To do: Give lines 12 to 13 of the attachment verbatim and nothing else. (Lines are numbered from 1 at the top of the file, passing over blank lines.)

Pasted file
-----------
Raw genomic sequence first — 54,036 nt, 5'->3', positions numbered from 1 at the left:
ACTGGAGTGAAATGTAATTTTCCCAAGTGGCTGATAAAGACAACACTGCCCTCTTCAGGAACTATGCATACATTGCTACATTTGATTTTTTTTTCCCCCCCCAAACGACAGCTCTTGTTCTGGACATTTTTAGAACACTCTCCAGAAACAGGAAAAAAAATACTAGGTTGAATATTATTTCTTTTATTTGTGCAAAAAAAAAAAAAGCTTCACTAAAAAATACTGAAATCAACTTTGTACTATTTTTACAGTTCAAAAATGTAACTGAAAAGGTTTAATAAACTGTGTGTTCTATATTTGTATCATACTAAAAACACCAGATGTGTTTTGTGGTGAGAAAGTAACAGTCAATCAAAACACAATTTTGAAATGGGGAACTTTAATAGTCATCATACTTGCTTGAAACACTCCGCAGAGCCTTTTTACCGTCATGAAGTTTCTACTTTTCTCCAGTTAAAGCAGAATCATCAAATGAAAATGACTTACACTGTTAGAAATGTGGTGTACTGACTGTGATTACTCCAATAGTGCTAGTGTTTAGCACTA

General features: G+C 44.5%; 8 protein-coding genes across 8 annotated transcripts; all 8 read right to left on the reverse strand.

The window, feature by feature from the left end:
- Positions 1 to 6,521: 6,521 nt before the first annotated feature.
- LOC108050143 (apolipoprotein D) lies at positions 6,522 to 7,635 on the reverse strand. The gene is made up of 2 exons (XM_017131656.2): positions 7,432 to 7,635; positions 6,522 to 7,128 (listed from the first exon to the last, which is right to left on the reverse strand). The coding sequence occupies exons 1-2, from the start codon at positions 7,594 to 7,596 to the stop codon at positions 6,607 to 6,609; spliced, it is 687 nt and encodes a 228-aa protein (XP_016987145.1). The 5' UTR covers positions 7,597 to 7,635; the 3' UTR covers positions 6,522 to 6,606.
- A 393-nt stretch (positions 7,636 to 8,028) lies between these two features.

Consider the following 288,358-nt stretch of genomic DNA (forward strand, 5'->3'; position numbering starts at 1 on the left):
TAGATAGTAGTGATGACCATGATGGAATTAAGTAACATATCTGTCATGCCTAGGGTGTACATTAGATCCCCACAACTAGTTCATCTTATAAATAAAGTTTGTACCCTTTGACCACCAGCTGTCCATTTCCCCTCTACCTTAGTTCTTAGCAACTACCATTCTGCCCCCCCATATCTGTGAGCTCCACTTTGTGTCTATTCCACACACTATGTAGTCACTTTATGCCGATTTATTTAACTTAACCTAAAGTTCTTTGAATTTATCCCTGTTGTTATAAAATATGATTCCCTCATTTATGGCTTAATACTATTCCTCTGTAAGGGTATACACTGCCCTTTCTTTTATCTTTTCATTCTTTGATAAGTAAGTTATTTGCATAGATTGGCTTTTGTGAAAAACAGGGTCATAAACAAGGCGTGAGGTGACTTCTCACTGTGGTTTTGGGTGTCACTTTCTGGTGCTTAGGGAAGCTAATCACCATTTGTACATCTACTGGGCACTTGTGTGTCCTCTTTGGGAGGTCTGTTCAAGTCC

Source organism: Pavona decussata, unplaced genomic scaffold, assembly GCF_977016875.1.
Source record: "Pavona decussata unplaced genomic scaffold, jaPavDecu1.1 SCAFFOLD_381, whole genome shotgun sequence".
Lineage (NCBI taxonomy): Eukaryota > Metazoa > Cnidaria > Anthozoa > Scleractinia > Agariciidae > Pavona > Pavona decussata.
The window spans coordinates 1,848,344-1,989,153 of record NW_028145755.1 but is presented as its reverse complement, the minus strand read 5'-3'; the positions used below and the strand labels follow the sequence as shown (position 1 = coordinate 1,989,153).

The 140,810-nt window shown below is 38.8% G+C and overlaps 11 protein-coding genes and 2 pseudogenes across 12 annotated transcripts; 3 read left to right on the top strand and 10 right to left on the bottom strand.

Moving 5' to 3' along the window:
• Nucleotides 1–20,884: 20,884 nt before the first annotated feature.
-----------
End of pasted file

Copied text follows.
Lineage (NCBI taxonomy): Eukaryota > Metazoa > Cnidaria > Anthozoa > Scleractinia > Agariciidae > Pavona > Pavona decussata.
The window spans coordinates 1,848,344-1,989,153 of record NW_028145755.1 but is presented as its reverse complement, the minus strand read 5'-3'; the positions used below and the strand labels follow the sequence as shown (position 1 = coordinate 1,989,153).